This is baseball
Baseball is a part of my core self, the place I go to when I truly need peace and a haven from everything else going on. It’s something in the special pace of the game that allows me to breathe and rest and truly know the moment in front of me. That time when a ball cracks against the bat, or smacks into the catcher’s mitt. There’s a pureness there that I can’t find or see elsewhere. It’s a simple and complex game. We’ve all heard these types of words before on Opening Day. I know mine fail to capture what I really feel and see in the game. But I have to write something.
My oh my it just continues
Baseball has been with me since I was a little kid. It was there every day as I grew up and dealt with what we all deal with growing up. Bullies, frustrations, successes. When the Spring came and with it Opening Day I knew I could always turn on the radio and just listen. For me it was Dave Neihaus. He was the voice of my childhood and there as I became a teenager and more. There was just so much joy and genuine kindness in that man that came out during every game. My team, as one might expect now, was the Seattle Mariners. I grew up in the 90s and instead of being a part of the tech boom or a fan of Kurt Cobain, it was baseball, books, reading, writing, outdoors, and yes, video games (a lot of Star Wars). I can’t really describe how much it meant to me. Instead I’m going to link to Macklemore’s My Oh My and just ask that you listen. Just listen. This speaks to me so much. I can’t really say how much. Thank you Macklemore for this piece of art.
It’s what I grew up in. Collecting cards. In drawers, binders, boxes. On my desk right now. That radio, staying up late for games. Still do. Autographs. Griffey. Edgar Martinez. Jay Buhner. Rich Amaral. Alex Diaz. Luis Sojo. I’m slowly working on collecting signed cards from that 95 team.
1995 was my year, a cornerstone year. I was there for all the Yankees-Mariners playoff games. It just continues. I couldn’t believe it. Good things did happen even for a bullied kid like I was. Good things happen. My Oh My. They do. They really do and will again. That’s what baseball was to me and still is. Back then it’s what could get me out of the spirals and fear. It was baseball. Now it’s more. Now it’s my family and kids and photography. But baseball’s still there and always will be. 1995 was proof to me as a kid that the underdog could succeed. That you could believe and just refuse to lose. The whole city believed in that team and I’ve rarely seen anything like it. It shows the power that sports and baseball have to unite us in one thing. Sports fan can hug and high five strangers and have drinks with them like long lost best friends. It’s one of the best things in this world. Sports can turn that stranger into a friend.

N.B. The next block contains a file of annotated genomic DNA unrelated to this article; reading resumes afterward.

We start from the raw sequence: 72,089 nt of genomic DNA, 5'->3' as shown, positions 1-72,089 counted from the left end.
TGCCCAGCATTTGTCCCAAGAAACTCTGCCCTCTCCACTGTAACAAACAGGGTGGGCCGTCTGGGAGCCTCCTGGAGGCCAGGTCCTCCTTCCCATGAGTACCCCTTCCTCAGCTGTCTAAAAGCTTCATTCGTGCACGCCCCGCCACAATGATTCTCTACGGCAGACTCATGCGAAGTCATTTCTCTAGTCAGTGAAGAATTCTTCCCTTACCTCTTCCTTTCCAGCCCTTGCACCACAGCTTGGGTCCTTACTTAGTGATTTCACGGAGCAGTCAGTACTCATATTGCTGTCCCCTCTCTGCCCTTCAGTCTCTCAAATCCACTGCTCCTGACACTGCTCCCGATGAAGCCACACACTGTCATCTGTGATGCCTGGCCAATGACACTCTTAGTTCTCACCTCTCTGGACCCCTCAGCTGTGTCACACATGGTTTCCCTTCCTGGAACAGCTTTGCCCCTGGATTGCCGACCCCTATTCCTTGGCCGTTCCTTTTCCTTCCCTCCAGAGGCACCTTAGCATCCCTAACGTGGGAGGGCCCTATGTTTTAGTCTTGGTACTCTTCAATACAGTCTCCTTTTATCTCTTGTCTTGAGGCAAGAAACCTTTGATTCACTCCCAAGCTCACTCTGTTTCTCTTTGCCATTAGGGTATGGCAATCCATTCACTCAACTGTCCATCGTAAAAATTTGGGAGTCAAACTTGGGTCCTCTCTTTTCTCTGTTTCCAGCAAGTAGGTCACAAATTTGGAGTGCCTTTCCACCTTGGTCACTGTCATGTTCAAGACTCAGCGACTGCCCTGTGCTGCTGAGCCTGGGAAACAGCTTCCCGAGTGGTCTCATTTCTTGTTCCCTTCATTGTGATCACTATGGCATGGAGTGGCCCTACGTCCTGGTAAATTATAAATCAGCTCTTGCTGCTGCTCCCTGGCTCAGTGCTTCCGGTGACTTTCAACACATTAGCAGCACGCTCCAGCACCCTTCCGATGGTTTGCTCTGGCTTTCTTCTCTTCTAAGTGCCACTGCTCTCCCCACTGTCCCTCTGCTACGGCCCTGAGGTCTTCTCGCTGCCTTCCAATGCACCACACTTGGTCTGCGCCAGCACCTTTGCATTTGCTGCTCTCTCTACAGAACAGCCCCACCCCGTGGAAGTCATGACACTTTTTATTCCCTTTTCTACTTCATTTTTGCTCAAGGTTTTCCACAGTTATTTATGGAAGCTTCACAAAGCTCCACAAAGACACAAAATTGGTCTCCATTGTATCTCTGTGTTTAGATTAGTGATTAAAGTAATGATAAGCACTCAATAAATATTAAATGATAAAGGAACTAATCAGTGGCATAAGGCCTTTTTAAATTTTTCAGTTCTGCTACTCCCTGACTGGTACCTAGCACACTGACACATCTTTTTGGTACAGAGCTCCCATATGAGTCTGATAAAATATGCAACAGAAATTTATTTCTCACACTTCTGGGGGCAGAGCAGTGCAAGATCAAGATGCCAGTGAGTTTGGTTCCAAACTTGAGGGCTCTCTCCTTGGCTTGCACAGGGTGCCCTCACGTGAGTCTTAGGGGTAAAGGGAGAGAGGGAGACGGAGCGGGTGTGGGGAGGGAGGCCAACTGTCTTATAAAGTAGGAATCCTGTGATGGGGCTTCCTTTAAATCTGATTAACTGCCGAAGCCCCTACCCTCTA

My first teams were the early 90s Mariners with Jay Buhner, Tino Martinez, Joey Cora, and others. We’d pay maybe $10-$15 for a game. I was lucky enough to get to about 10-15 games or a few more each year. So I really felt like I got to know the players and I knew the Kingdome as well as anyone. Every year at this time as a kid I’d go through the team and learn as much as I could about each player. This time of year was and always will be full of hope. This could be our year if things break right. I loved thinking about who might help us get closer to the playoffs. Who the next hot rookie would be (Bob Wolcott, Tim Davis, Ben Davis, Alex Rodriguez).
Alex Rodriguez signed this in person at Spring Training. Took a full minute or more to sign it. I’m never parting with it.
I wasn’t that great about picking up their cards. I’d usually buy packs. Except A-Rod. I did pick up some of his, and managed to get some of his autographs in person during Spring Training. I still have most of them and have always had a soft spot for A-Rod since. In school at this time I would often draw the Mariners logo in notebooks while in class. None of those drawings actually survived but I got good enough that when we had school events I got requested to do face paint for them. Talent, right?